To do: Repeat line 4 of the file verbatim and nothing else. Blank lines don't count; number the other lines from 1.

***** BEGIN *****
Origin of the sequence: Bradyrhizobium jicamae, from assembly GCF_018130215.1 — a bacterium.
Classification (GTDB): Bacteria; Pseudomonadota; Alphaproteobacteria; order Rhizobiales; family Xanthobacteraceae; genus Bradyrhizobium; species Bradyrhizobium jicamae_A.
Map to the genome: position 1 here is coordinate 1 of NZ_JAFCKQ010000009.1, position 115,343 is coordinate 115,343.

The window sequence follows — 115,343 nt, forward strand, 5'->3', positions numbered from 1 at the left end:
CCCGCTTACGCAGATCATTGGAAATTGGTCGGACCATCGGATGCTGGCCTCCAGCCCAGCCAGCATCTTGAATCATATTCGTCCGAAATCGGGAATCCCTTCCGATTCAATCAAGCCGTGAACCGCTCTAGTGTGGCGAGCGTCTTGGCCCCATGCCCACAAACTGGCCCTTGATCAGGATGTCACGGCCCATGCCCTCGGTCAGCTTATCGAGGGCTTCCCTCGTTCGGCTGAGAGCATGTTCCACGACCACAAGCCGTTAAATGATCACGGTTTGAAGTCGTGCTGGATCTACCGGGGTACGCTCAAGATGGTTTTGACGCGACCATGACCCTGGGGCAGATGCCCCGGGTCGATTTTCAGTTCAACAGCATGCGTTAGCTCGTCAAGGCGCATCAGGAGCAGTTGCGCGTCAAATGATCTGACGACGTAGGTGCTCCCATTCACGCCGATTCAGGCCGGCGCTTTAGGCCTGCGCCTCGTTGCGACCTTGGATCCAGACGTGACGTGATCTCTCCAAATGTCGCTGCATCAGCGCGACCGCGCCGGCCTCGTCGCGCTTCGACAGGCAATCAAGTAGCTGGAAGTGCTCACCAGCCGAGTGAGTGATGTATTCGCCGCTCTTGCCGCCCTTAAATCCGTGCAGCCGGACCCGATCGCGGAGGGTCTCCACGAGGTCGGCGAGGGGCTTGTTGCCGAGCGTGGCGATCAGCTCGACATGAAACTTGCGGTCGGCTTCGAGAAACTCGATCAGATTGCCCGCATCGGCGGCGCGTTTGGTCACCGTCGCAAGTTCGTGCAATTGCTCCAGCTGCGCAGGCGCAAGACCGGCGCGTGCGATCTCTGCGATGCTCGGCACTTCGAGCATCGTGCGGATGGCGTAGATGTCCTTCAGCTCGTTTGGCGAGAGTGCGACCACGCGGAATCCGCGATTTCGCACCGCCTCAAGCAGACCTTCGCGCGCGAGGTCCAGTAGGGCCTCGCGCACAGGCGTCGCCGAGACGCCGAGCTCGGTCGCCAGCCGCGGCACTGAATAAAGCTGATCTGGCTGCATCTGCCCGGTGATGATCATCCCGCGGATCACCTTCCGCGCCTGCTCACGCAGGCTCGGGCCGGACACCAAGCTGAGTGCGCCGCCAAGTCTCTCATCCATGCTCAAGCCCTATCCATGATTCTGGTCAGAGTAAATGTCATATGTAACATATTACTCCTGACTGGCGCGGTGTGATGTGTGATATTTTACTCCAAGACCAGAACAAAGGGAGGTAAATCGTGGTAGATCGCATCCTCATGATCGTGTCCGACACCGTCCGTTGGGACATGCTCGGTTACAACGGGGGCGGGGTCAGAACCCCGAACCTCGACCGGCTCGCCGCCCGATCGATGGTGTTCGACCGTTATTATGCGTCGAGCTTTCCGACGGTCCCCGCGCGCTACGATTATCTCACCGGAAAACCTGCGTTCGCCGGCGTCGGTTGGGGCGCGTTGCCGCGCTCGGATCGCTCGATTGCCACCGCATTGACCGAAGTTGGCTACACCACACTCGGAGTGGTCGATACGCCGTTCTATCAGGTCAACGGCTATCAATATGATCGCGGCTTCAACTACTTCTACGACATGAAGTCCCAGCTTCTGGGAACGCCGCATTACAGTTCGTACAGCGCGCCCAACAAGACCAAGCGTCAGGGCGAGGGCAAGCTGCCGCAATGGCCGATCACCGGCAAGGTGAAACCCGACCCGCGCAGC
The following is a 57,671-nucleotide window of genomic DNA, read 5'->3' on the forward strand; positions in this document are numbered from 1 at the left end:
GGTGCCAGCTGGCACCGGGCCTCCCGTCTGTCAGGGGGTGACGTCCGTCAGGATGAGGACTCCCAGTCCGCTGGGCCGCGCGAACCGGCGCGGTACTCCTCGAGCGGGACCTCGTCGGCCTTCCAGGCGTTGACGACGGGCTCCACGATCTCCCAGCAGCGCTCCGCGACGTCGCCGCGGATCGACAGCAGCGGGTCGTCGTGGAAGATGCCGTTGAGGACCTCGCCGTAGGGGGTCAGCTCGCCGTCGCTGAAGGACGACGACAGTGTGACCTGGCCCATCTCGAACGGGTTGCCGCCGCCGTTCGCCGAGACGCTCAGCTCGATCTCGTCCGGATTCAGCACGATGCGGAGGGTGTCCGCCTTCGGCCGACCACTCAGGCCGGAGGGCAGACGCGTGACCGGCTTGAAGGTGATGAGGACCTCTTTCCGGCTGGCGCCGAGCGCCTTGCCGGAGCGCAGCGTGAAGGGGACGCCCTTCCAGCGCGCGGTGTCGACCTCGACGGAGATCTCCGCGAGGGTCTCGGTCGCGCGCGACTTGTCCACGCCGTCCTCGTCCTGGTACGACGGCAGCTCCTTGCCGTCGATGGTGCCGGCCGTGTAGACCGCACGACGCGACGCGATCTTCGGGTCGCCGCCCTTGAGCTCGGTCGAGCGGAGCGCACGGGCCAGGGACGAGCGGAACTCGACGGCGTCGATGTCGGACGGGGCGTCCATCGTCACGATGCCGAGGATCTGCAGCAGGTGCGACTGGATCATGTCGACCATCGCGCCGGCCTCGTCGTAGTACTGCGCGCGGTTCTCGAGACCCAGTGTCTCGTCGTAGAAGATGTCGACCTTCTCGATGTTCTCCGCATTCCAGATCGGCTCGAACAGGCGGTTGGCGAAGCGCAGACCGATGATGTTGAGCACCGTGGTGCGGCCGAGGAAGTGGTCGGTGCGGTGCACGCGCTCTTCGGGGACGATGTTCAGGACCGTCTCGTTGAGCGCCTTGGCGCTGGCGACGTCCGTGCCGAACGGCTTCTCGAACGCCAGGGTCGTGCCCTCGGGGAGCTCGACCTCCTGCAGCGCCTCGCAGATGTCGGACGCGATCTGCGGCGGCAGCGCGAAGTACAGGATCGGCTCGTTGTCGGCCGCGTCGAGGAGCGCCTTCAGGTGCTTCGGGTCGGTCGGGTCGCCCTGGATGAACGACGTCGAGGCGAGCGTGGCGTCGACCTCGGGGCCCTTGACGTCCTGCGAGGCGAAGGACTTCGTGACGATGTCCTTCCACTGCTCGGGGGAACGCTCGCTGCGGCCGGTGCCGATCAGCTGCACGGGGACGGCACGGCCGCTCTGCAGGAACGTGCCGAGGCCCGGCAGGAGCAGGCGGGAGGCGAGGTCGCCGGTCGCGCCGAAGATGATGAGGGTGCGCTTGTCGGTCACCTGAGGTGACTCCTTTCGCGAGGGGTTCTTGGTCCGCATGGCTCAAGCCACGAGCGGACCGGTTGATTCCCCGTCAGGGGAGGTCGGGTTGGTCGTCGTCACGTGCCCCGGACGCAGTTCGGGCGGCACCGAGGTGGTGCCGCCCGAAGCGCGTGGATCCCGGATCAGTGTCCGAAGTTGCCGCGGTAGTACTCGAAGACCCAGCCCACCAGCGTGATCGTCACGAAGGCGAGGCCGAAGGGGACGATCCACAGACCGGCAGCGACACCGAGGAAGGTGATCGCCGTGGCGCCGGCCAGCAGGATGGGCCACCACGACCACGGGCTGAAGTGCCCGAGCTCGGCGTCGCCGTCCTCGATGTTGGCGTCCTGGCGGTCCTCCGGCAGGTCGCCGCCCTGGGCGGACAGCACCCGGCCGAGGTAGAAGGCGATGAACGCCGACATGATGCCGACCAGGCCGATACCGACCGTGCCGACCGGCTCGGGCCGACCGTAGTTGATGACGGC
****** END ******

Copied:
The window sequence follows — 115,343 nt, forward strand, 5'->3', positions numbered from 1 at the left end: